What has changed about that dynamic, and continues to change at an increasing pace, is basically threefold and could be summarized as “it’s more truer than ever.”
—First, more and more jobs—not merely those in the “STEM career” path—require a certain level of math and science literacy, and almost any career requires or is at least enhanced by advanced computer literacy.
—Second, as countless studies and simple observation reveal, a larger and larger percentage of available jobs will require bachelor’s and advanced degrees in math and science and engineering.
—Third, whether you are a Ph.D. doing pure research, or a community college night student making car components by day in a Midwest factory, your job will require appropriate continuing education as surely as do surgeons and psychologists.
Keeping one’s skills in sync with evolving exponentially advancing technology means shooting at not just a moving target but an accelerating target. Profound changes in the workplace will become more profound. The need for parallel changes in how we prepare workers to be employable is obvious.
The experts will need to find answers within a daunting environment that includes new family dynamics, social change, instant and omnipresent social and communications media.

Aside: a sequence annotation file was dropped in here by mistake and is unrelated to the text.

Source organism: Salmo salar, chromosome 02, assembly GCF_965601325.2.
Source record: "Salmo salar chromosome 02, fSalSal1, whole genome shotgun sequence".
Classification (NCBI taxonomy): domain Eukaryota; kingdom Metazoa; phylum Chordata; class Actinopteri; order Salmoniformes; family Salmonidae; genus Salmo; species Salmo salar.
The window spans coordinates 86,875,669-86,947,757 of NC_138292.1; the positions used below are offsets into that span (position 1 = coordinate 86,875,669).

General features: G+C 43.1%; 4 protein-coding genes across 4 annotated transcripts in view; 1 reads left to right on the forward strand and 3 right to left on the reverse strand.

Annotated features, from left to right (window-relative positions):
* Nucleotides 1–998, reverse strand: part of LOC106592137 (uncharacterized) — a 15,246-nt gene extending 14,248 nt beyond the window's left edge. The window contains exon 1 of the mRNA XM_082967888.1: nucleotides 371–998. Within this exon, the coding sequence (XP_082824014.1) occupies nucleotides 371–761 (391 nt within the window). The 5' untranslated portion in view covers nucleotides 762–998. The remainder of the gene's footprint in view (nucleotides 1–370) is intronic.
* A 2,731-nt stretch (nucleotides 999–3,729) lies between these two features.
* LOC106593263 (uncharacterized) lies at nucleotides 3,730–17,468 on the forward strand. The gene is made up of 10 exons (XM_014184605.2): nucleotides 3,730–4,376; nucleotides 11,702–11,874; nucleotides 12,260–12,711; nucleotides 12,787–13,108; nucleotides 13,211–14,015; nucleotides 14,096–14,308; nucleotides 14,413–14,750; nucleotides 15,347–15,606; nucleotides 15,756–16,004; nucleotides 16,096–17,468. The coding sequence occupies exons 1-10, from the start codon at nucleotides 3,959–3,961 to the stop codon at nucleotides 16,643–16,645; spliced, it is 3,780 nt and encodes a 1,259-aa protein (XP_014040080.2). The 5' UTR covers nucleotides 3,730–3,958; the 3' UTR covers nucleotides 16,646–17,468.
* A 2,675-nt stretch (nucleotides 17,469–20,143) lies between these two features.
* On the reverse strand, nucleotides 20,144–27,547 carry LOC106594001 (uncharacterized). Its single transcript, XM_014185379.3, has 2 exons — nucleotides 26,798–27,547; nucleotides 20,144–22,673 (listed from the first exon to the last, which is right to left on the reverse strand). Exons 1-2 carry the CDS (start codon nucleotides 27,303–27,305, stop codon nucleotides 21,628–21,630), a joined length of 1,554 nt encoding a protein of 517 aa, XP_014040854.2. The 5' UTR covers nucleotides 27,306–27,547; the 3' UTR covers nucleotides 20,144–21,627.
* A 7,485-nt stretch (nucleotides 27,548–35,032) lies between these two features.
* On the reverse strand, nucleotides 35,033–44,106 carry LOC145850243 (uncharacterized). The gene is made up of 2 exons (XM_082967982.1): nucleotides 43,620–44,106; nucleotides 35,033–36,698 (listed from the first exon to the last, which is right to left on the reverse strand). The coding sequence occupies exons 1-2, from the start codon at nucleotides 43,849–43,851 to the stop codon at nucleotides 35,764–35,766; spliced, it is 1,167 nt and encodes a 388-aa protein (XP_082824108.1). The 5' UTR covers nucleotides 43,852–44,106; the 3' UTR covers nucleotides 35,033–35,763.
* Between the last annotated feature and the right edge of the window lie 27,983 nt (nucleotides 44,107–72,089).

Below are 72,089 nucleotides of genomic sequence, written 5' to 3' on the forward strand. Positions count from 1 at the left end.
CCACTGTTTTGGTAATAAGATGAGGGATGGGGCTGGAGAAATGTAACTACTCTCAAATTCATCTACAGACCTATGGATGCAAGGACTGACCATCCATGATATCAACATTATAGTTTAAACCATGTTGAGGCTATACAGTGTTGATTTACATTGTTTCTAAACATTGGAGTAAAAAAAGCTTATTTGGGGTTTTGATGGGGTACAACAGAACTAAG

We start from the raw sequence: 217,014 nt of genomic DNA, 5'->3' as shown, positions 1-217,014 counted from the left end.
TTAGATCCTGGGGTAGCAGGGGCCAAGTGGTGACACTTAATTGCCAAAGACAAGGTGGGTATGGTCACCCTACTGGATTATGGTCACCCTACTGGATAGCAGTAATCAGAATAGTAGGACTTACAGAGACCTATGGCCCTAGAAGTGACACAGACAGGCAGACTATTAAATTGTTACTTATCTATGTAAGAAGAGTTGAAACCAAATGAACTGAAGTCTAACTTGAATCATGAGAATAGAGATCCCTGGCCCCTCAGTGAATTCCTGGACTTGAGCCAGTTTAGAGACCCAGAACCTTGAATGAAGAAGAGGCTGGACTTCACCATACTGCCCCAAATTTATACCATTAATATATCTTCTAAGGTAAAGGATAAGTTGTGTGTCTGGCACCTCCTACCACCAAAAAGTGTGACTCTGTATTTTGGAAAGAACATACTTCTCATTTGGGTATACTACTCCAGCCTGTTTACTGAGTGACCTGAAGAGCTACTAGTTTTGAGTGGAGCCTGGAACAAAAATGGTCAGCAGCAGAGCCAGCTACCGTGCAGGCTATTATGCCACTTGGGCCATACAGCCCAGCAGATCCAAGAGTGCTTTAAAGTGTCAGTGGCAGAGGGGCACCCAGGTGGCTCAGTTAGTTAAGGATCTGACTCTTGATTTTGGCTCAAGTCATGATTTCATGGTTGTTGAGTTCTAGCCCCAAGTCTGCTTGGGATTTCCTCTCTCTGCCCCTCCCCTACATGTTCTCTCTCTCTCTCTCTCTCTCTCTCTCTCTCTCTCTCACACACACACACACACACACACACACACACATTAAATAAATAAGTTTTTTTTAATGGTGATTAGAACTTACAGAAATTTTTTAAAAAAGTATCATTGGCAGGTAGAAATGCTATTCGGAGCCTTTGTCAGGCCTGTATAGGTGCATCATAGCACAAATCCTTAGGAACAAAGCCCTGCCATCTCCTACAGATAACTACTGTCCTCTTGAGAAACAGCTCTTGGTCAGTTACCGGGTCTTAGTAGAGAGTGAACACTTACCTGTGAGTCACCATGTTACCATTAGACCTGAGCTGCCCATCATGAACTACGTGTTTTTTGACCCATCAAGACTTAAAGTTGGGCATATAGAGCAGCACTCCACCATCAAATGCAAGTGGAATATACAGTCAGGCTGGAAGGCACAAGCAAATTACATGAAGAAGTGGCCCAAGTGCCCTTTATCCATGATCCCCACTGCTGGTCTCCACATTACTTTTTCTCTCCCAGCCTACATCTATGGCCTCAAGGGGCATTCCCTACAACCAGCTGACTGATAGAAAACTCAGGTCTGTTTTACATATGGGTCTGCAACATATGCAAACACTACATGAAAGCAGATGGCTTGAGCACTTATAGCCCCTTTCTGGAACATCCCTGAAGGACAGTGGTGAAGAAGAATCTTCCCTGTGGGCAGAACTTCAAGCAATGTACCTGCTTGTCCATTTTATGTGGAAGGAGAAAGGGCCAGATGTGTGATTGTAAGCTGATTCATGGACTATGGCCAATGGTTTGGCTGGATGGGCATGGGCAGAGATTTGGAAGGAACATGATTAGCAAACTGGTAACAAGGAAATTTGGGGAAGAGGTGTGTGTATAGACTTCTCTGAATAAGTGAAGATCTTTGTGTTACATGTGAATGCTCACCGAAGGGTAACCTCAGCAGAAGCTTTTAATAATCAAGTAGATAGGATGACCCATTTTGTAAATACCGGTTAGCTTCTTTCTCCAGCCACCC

“Exponential change” has been a popular phrase for a generation or two. In the scientific sense of the word, exponential change means change of a magnitude equal to a mathematical exponent, those superscript numbers in an equation. In other words, a particular exponential change would upset the proverbial apple cart to the second or third or fourth or 50th power—or as is also popularly, and without specificity, used in daily conversation, “to the nth degree.” Despite all the common usage of such phrases, and despite my talk about fundamental change, it is important here to note that for the most part I am not talking about is the need for our educational system to deal with “exponential change.” If the exponent were merely modestly large and quick, it would be an impossible task. We haven’t reached that point, at least not yet.
Technology does advance with remarkable speed, sometimes with breathtaking speed, occasionally with stunning speed. We have come to expect that technology will make fundamental changes in world within a single lifetime. But we do not wake up on Monday and find the printing press invented, wake up on Tuesday to discovery of the microprocessor, arise on Wednesday to find the first personal computer being marketed, greet Thursday with our first peek at the internet, and end the week attending a dedication for the first advanced manufacturing plant that does not employ a single human being, not even a security guard. Calculate an exponent spanning each of those morning surprises, if you wish. But console yourself, as an education reform planner, in knowing that a 21st Century education system must move merely very, very fast . . . not impossibly fast.